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Document 62013CJ0502

Commission v Luxembourg

Judgment of the Court (Fourth Chamber) of 5 March 2015.
European Commission v Grand Duchy of Luxembourg.
Failure of a Member State to fulfil obligations — Taxation — VAT — Application of a reduced rate — Supply of digital books or electronic books.
Case C-502/13.

Case C‑502/13

European Commission

v

Grand Duchy of Luxembourg

‛Failure of a Member State to fulfil obligations — Taxation — VAT — Application of a reduced rate — Supply of digital books or electronic books’

Summary — Judgment of the Court (Fourth Chamber), 5 March 2015

  1. Harmonisation of fiscal legislation — Common system of value added tax — Discretionary power of the Member States to apply a reduced rate to certain supplies of goods and services — Application of a reduced rate to the supply of digital or electronic books — Not permissible

    (Council Regulation No 282/2011, Art. 7(1); Council Directive 2006/112 as amended by Directive 2010/88; Art. 14(1), 96, 97, 98(2), second para., 99, 110 and 114 and Annex III, points 6 and 9)

  2. Actions for failure to fulfil obligations — Disregard of the obligations imposed by a directive — Defences — Challenge to the lawfulness of the directive — Inadmissibility — Limits — Non-existent act

    (Art. 258 TFEU, 259 TFEU, 263 TFEU and 265 TFEU)

  3. Harmonisation of fiscal legislation — Common system of value added tax — Discretionary power of the Member States temporarily to apply a reduced rate — Application of a reduced rate of 3% to the supply of digital or electronic books — Not permissible

    (Council Directive 2006/112, as amended by Directive 2010/88, Art. 98(2) and 110)

  1.  A Member State which applies a rate of value added tax of 3% to the supply of digital or electronic books fails to fulfil its obligations under Articles 96 to 99, 110 and 114 of Directive 2006/112 on the common system of value added tax, as amended by Directive 2010/88, read in conjunction with Annexes II and III to that directive and Regulation No 282/2011 laying down implementing measures for Directive 2006/112.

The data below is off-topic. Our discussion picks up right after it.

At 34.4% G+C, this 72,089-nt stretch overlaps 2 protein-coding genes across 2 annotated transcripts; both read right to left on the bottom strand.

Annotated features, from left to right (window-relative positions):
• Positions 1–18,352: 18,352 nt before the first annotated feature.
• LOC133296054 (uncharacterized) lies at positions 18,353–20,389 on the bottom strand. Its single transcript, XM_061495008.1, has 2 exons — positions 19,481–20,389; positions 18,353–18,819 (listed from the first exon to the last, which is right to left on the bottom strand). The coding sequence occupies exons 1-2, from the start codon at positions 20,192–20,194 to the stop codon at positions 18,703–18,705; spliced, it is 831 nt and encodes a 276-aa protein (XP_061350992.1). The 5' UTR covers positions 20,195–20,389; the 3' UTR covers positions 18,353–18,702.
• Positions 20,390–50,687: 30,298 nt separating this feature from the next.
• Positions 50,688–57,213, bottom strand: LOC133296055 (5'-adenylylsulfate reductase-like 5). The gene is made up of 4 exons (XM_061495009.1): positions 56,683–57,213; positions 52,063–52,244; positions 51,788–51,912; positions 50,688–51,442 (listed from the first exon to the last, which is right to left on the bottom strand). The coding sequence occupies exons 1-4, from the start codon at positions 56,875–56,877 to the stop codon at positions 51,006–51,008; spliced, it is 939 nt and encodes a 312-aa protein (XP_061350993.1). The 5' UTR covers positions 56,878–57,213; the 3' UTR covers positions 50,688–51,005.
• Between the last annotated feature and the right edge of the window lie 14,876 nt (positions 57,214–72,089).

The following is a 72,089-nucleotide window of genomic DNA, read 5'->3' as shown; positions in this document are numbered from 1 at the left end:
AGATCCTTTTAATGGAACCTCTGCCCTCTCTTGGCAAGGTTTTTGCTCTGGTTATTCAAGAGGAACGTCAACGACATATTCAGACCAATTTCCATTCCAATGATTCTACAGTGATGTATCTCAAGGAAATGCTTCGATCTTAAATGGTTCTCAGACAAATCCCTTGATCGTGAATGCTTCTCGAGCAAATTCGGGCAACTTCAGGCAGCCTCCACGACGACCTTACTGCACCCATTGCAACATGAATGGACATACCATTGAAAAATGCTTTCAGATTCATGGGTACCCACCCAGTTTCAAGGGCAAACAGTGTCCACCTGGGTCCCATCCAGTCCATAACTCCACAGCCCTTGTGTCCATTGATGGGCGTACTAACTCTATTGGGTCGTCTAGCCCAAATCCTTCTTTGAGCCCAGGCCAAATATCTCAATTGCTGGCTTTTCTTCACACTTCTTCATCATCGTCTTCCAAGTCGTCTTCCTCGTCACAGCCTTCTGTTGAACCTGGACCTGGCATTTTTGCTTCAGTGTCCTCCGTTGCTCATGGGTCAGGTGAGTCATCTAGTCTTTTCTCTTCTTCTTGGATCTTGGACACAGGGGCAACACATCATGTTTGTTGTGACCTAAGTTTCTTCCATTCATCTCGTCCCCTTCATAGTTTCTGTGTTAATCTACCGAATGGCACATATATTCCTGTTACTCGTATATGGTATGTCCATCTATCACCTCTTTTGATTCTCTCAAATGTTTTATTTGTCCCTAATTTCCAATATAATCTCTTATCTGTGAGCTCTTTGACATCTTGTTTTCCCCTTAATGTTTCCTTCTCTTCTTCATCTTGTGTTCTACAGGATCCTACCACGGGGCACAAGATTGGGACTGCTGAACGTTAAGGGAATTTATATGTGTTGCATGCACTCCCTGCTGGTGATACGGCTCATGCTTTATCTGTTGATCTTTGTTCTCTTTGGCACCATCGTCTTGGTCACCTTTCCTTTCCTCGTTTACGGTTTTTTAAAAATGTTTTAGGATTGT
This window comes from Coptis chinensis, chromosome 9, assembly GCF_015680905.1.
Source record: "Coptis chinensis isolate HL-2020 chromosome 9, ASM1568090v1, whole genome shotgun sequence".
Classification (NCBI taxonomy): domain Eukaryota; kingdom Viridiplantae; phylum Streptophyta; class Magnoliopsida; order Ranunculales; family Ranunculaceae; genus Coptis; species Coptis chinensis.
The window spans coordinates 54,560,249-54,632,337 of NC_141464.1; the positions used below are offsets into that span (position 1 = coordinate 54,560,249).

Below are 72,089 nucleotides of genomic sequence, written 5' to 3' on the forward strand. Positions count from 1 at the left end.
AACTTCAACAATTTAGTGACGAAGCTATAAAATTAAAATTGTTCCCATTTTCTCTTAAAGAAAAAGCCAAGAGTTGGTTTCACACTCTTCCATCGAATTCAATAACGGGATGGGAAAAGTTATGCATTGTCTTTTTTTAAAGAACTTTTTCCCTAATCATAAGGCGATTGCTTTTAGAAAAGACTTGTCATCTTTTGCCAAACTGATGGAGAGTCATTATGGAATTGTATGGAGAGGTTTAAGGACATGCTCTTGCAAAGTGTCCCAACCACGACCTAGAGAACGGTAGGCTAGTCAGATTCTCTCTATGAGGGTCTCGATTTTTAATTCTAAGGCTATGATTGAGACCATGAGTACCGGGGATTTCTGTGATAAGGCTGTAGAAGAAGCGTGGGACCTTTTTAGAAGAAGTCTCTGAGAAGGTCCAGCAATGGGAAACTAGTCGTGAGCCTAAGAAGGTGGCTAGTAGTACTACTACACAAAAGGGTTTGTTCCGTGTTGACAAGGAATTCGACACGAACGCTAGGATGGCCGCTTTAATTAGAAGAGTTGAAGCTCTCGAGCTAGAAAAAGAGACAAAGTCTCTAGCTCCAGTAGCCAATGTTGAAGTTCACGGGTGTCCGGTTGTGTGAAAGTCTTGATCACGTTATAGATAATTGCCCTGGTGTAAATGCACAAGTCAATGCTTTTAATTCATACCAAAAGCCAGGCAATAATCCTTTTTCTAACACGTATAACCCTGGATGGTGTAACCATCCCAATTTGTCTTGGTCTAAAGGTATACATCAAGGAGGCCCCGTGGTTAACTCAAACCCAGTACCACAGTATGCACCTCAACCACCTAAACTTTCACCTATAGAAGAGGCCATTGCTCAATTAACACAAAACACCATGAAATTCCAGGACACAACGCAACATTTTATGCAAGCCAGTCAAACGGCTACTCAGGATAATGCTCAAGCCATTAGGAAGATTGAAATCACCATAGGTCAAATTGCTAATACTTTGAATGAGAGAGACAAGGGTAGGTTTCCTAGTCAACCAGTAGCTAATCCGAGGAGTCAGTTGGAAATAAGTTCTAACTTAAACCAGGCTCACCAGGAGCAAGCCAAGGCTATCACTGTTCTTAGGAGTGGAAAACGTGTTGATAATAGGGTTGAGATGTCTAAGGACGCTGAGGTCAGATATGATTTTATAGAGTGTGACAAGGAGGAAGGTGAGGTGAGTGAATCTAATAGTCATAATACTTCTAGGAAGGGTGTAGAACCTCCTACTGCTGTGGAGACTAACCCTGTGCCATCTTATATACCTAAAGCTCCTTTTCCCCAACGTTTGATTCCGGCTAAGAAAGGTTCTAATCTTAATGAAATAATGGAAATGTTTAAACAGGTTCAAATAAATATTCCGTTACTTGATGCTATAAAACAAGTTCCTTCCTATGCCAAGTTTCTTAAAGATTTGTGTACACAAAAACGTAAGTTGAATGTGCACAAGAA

It is clear from the terms of point 6 of Annex III to Directive 2006/112 that the reduced rate of value added tax is applicable to a transaction consisting of the supply of a book on a physical medium. Admittedly, in order to be able to read an electronic book, physical support, such as a computer, is required. However such a support is not included in the supply of electronic books. In addition, it is clear from the second subparagraph of Article 98(2) of that directive, the EU legislature decided to exclude any possibility of a reduced rate of value added tax being applied to electronically supplied services. The supply of electronic books is such a service, given that it cannot be regarded as a supply of goods within the meaning of Article 14(1) of that directive, since electronic books cannot qualify as tangible property. Likewise, the supply of electronic books clearly meets the definition of electronically supplied services set out in Article 7(1) of Regulation No 282/2011. Moreover, such a supply is not covered by point 9 to Annex III of directive 2006/112, which relates to the supply of services by writers, composers and performing artists, or of the royalties due to them.

    That interpretation cannot be undermined by the principle of fiscal neutrality, since that principle cannot extend the scope of reduced rates of value added tax in the absence of clear wording to that effect. Point 6 of Annex III to Directive 2006/112 is not a provision which, unequivocally, extends the scope of reduced rates of value added tax to the supply of electronic books. On the contrary such a supply is not covered by that provision.

    (see paras 35, 36, 40-43, 50, 51, 61,71, operative part)